I don’t think that I am mature enough (in Radiance years) to grasp Greg’s reply in a single reading. Just out of curiosity, is this research or an actual project?


#7

It’s a research. I’m still trying to grasp Greg’s answer as well. I will start by following Axel’s tutorial and see if I can advance to creating a bin and get the results as a materix.


#8

Hi @RaniaLabib, I just checked the updates on the unmet hours discussion. Are you doing point-in-time simulations with rpict instead?


#9

@sarith, I guess so. I think I hit a roadblock on rcontrib. Although, I don’t think it’s an ideal solution, but I’m very tight on time. I usually don’t give up easily but time is very precious to finish my dissertation on time!


#10

@sarith , Typo **** I guess so****


#11

@RaniaLabib I had done something similar for my dissertation research but I was content doing a proof-of-concept and comparative validation with rpict (See Chapter 4). I was more interested in studying if the coefficient based-approach was workable at all and if there was any benefit to using highly discretized skies. Its this workflow that we’ve implemented in Honeybee daylight coefficient-based simulations.

The issue with assigning additional sources in HB[+] right now is that we are using rcontrib and rfluxmtx to strictly create coefficients to sky-patches (1+144xNxN, where N can be 1,2,3,4 etc) and sun positions (whose number is based on the EPW data). Since the coefficients are for these sources, the sky and sun vectors we create for matrix-multiplication with dctimestep correspond to the same number of patches. The challenge with additional sources is that then the whole matrix multiplication part of it wont work anymore (as we’ll have more coefficients than luminous patches).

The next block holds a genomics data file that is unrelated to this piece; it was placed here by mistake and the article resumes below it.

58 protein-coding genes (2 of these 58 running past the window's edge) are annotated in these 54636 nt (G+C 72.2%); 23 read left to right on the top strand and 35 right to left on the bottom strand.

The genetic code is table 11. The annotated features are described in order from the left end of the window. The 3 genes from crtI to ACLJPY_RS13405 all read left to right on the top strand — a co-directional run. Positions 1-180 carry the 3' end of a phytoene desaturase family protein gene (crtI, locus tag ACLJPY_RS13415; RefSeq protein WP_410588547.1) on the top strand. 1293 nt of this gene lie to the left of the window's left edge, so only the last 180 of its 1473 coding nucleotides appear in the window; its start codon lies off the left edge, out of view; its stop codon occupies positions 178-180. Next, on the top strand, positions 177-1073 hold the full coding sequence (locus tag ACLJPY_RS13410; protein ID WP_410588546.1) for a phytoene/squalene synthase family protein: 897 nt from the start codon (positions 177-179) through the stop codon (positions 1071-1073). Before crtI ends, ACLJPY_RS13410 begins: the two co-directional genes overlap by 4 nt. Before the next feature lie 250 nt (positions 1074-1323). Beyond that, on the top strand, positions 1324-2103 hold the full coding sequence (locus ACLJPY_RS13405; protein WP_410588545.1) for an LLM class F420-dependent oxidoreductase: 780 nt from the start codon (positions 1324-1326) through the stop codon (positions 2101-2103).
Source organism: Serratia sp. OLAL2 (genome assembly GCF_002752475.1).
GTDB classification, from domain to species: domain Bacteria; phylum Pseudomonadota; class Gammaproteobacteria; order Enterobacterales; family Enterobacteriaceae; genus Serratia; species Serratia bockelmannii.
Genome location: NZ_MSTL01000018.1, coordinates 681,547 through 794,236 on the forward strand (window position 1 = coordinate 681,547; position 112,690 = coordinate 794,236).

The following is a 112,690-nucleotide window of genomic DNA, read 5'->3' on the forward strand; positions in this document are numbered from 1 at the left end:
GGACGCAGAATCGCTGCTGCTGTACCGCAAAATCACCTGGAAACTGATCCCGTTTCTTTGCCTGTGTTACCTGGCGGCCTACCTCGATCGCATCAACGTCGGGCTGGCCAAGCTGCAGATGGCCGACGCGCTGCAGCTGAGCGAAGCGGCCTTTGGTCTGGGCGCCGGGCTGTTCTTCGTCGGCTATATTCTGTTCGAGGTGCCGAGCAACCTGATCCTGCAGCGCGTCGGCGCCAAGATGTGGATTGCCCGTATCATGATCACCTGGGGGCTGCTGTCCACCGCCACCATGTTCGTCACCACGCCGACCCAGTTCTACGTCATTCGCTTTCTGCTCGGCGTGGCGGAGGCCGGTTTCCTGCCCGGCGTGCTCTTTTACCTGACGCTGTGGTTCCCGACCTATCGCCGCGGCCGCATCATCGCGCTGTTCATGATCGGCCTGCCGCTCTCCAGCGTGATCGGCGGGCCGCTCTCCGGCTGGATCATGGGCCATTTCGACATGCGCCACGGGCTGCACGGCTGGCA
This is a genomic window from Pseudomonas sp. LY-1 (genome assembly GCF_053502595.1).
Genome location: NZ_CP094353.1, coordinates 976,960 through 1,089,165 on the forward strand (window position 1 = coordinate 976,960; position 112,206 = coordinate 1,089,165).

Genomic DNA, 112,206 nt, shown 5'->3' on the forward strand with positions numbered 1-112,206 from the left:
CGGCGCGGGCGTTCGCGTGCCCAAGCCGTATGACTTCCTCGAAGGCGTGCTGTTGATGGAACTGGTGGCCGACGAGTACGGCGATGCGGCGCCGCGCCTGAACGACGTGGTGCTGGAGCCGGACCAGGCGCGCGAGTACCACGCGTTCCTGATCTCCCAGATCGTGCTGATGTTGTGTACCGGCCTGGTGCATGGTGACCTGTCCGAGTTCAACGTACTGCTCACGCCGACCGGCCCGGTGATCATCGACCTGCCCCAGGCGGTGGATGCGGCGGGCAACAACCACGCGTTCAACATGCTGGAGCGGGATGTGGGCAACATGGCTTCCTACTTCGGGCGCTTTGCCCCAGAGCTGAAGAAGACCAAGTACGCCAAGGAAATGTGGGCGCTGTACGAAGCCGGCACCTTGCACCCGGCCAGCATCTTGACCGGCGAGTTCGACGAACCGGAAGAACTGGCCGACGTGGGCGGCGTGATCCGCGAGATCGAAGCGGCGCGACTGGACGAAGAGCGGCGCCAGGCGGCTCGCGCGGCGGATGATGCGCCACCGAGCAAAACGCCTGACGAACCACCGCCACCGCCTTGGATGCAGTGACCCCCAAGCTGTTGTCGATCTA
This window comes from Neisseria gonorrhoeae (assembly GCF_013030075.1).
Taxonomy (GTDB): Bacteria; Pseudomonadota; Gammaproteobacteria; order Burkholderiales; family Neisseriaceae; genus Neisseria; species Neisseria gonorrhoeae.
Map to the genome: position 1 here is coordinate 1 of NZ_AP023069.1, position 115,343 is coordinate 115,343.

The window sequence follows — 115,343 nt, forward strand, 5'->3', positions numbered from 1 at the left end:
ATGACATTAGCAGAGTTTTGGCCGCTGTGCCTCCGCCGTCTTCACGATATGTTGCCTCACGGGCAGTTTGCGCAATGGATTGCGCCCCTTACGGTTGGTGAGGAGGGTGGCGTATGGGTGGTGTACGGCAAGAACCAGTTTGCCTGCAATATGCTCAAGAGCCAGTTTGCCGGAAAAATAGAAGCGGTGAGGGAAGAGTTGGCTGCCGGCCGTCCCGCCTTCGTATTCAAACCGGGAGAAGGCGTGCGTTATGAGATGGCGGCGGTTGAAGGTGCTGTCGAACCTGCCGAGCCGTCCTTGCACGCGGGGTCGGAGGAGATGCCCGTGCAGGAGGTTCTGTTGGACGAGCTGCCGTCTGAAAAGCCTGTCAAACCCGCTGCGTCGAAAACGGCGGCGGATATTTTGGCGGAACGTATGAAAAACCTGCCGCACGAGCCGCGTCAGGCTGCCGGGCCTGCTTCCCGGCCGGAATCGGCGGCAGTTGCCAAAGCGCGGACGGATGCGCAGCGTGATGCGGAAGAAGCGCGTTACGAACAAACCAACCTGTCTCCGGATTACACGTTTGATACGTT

I think getting a general solution to work with that kind of scenario will require somewhat of a deep-dive into rcontrib. This is a good research question and worth pondering in the long term. If I get anywhere towards a general implementation of a solution for this, I will keep you in the loop.


#12

@sarith, It is indeed a very good research question.

I just read through chapter 4. Very interesting dissertation, great job! I tried assessing glare in the image of the combined images from the image-based coefficient simulations, I can get a DGP value, but I can’t get colored areas that show glare sources in the check file that I attempted to create using evalglare as follows:

evalglare -u 255 0 255 -vth -vv 180 -vh 180 -c Filename_ckeckfile.HDR Filename.HDR

And as I mentioned in Unmet Hours, in order to determine the offending glass panels, I have to have a color overlay on top of the images for further image analysis in Matlab.

This issue steered me away from the DC method, but after reading your dissertation, it looks like a color overlay wasn’t a problem for you, so perhaps I’m missing something.


#13

@RaniaLabib That’s odd. Can you share the view file and the resultant HDR file from the DC simulations here? (or you can inbox it to me).